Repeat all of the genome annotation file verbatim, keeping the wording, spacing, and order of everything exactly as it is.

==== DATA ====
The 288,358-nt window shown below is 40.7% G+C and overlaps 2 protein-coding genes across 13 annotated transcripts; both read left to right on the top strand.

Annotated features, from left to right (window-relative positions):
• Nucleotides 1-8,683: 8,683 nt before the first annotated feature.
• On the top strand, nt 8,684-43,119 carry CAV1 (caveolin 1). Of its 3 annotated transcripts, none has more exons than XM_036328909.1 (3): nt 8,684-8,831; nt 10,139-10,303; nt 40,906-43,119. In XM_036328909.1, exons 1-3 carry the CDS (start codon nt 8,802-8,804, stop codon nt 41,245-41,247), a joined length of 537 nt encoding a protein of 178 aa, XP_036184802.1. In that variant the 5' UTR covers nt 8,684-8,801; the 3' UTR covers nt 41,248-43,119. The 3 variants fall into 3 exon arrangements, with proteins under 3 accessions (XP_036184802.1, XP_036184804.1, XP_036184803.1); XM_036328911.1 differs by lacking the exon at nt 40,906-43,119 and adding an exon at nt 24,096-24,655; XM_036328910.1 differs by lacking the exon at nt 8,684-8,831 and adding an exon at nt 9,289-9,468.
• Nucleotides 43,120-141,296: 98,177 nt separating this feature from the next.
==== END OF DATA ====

The 288,358-nt window shown below is 40.7% G+C and overlaps 2 protein-coding genes across 13 annotated transcripts; both read left to right on the top strand.

Annotated features, from left to right (window-relative positions):
• Nucleotides 1-8,683: 8,683 nt before the first annotated feature.
• On the top strand, nt 8,684-43,119 carry CAV1 (caveolin 1). Of its 3 annotated transcripts, none has more exons than XM_036328909.1 (3): nt 8,684-8,831; nt 10,139-10,303; nt 40,906-43,119. In XM_036328909.1, exons 1-3 carry the CDS (start codon nt 8,802-8,804, stop codon nt 41,245-41,247), a joined length of 537 nt encoding a protein of 178 aa, XP_036184802.1. In that variant the 5' UTR covers nt 8,684-8,801; the 3' UTR covers nt 41,248-43,119. The 3 variants fall into 3 exon arrangements, with proteins under 3 accessions (XP_036184802.1, XP_036184804.1, XP_036184803.1); XM_036328911.1 differs by lacking the exon at nt 40,906-43,119 and adding an exon at nt 24,096-24,655; XM_036328910.1 differs by lacking the exon at nt 8,684-8,831 and adding an exon at nt 9,289-9,468.
• Nucleotides 43,120-141,296: 98,177 nt separating this feature from the next.